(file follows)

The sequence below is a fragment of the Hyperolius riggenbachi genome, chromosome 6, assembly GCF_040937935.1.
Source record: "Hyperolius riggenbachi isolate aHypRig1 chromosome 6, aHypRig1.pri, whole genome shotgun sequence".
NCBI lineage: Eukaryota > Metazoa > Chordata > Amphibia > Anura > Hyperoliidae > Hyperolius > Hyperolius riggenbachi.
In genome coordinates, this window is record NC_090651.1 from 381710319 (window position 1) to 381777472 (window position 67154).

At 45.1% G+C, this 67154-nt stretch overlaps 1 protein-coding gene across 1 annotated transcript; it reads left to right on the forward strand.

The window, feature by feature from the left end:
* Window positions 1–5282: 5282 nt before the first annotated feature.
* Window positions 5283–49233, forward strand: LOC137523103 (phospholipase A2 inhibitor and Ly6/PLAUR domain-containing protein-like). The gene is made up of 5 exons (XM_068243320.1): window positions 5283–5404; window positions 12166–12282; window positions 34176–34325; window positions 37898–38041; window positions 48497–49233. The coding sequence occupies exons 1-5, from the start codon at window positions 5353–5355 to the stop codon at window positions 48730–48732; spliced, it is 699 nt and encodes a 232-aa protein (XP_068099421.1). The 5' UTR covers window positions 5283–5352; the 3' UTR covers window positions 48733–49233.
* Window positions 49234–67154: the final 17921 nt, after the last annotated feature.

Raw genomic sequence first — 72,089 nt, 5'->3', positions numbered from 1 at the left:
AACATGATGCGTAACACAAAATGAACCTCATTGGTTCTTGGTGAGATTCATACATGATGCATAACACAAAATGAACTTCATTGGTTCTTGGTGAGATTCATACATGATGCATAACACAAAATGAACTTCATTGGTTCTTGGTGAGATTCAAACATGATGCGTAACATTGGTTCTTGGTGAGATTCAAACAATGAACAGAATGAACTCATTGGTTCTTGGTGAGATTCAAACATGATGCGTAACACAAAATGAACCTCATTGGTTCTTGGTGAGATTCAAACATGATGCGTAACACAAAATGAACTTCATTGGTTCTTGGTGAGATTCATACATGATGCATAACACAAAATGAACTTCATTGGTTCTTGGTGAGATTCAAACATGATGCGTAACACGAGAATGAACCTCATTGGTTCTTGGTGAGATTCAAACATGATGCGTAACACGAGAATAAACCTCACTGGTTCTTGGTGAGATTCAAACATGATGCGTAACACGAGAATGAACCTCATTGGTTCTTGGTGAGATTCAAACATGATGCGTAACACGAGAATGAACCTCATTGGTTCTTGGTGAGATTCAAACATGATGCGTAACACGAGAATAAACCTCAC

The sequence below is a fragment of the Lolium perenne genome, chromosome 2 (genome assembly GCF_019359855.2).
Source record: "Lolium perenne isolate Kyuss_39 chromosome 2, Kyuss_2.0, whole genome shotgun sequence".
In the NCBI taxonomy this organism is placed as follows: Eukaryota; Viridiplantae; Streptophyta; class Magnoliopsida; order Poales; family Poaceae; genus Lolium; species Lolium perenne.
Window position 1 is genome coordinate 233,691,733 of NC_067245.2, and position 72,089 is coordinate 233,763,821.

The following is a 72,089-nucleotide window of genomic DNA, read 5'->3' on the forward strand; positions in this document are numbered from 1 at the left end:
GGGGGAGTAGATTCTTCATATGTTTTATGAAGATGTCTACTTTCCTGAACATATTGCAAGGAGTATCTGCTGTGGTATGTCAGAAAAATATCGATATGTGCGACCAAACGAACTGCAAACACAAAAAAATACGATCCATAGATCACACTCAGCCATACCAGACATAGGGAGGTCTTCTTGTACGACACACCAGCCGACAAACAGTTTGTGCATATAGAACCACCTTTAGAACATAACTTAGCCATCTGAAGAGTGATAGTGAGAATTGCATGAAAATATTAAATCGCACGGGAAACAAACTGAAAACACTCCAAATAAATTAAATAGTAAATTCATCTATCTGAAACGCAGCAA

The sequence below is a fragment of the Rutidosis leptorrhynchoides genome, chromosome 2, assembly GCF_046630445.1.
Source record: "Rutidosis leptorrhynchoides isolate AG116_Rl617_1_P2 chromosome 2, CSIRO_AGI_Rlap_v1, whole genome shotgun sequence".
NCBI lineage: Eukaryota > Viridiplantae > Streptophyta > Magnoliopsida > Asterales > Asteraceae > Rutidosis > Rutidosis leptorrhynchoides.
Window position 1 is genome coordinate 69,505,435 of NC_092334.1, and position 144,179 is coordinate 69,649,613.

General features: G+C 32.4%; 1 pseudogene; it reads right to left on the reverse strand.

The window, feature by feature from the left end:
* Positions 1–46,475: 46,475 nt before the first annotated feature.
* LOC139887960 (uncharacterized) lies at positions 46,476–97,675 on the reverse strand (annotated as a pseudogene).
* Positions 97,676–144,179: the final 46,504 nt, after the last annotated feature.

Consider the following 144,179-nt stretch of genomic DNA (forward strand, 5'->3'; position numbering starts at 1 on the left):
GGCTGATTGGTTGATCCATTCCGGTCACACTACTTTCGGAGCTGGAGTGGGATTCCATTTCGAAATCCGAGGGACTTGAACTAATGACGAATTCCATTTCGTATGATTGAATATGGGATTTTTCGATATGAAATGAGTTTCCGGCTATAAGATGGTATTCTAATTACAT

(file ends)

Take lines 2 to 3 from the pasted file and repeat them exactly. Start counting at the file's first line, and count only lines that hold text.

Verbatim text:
Source record: "Hyperolius riggenbachi isolate aHypRig1 chromosome 6, aHypRig1.pri, whole genome shotgun sequence".
NCBI lineage: Eukaryota > Metazoa > Chordata > Amphibia > Anura > Hyperoliidae > Hyperolius > Hyperolius riggenbachi.